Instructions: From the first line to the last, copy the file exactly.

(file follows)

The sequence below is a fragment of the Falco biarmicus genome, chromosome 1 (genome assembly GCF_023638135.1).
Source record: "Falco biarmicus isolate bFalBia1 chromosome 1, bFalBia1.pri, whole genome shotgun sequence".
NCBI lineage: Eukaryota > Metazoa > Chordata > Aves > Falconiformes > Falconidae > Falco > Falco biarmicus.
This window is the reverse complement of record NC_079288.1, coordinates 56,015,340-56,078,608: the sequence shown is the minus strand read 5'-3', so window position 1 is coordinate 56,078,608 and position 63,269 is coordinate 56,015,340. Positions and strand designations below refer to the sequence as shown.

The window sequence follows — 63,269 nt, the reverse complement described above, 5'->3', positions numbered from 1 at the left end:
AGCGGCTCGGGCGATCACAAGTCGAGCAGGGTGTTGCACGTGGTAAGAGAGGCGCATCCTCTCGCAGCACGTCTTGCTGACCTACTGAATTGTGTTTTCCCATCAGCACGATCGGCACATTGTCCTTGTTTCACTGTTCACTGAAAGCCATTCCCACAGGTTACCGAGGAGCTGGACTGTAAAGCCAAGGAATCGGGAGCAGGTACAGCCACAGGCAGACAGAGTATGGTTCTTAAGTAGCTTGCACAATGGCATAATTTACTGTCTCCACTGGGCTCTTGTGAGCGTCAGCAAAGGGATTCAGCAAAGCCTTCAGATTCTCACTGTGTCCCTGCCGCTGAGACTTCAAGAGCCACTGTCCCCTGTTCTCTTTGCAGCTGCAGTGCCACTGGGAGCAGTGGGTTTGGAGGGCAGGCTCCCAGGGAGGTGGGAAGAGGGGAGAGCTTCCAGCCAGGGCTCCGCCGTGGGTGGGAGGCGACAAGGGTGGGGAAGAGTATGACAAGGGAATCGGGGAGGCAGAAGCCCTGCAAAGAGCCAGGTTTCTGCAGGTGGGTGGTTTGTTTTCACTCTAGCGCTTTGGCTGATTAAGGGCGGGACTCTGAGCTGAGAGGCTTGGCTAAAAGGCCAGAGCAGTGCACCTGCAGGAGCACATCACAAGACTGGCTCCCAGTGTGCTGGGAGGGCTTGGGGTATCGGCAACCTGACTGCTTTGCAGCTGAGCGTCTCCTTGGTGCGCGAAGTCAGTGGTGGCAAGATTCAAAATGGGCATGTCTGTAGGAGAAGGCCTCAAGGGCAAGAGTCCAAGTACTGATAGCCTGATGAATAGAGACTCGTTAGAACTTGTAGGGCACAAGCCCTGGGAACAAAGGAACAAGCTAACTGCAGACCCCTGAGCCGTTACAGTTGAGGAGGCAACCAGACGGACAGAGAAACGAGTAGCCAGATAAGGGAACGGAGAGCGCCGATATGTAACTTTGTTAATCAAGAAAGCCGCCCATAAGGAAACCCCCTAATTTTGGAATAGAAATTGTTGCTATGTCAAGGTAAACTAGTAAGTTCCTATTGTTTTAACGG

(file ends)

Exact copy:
The sequence below is a fragment of the Falco biarmicus genome, chromosome 1 (genome assembly GCF_023638135.1).
Source record: "Falco biarmicus isolate bFalBia1 chromosome 1, bFalBia1.pri, whole genome shotgun sequence".
NCBI lineage: Eukaryota > Metazoa > Chordata > Aves > Falconiformes > Falconidae > Falco > Falco biarmicus.
This window is the reverse complement of record NC_079288.1, coordinates 56,015,340-56,078,608: the sequence shown is the minus strand read 5'-3', so window position 1 is coordinate 56,078,608 and position 63,269 is coordinate 56,015,340. Positions and strand designations below refer to the sequence as shown.

The window sequence follows — 63,269 nt, the reverse complement described above, 5'->3', positions numbered from 1 at the left end:
AGCGGCTCGGGCGATCACAAGTCGAGCAGGGTGTTGCACGTGGTAAGAGAGGCGCATCCTCTCGCAGCACGTCTTGCTGACCTACTGAATTGTGTTTTCCCATCAGCACGATCGGCACATTGTCCTTGTTTCACTGTTCACTGAAAGCCATTCCCACAGGTTACCGAGGAGCTGGACTGTAAAGCCAAGGAATCGGGAGCAGGTACAGCCACAGGCAGACAGAGTATGGTTCTTAAGTAGCTTGCACAATGGCATAATTTACTGTCTCCACTGGGCTCTTGTGAGCGTCAGCAAAGGGATTCAGCAAAGCCTTCAGATTCTCACTGTGTCCCTGCCGCTGAGACTTCAAGAGCCACTGTCCCCTGTTCTCTTTGCAGCTGCAGTGCCACTGGGAGCAGTGGGTTTGGAGGGCAGGCTCCCAGGGAGGTGGGAAGAGGGGAGAGCTTCCAGCCAGGGCTCCGCCGTGGGTGGGAGGCGACAAGGGTGGGGAAGAGTATGACAAGGGAATCGGGGAGGCAGAAGCCCTGCAAAGAGCCAGGTTTCTGCAGGTGGGTGGTTTGTTTTCACTCTAGCGCTTTGGCTGATTAAGGGCGGGACTCTGAGCTGAGAGGCTTGGCTAAAAGGCCAGAGCAGTGCACCTGCAGGAGCACATCACAAGACTGGCTCCCAGTGTGCTGGGAGGGCTTGGGGTATCGGCAACCTGACTGCTTTGCAGCTGAGCGTCTCCTTGGTGCGCGAAGTCAGTGGTGGCAAGATTCAAAATGGGCATGTCTGTAGGAGAAGGCCTCAAGGGCAAGAGTCCAAGTACTGATAGCCTGATGAATAGAGACTCGTTAGAACTTGTAGGGCACAAGCCCTGGGAACAAAGGAACAAGCTAACTGCAGACCCCTGAGCCGTTACAGTTGAGGAGGCAACCAGACGGACAGAGAAACGAGTAGCCAGATAAGGGAACGGAGAGCGCCGATATGTAACTTTGTTAATCAAGAAAGCCGCCCATAAGGAAACCCCCTAATTTTGGAATAGAAATTGTTGCTATGTCAAGGTAAACTAGTAAGTTCCTATTGTTTTAACGG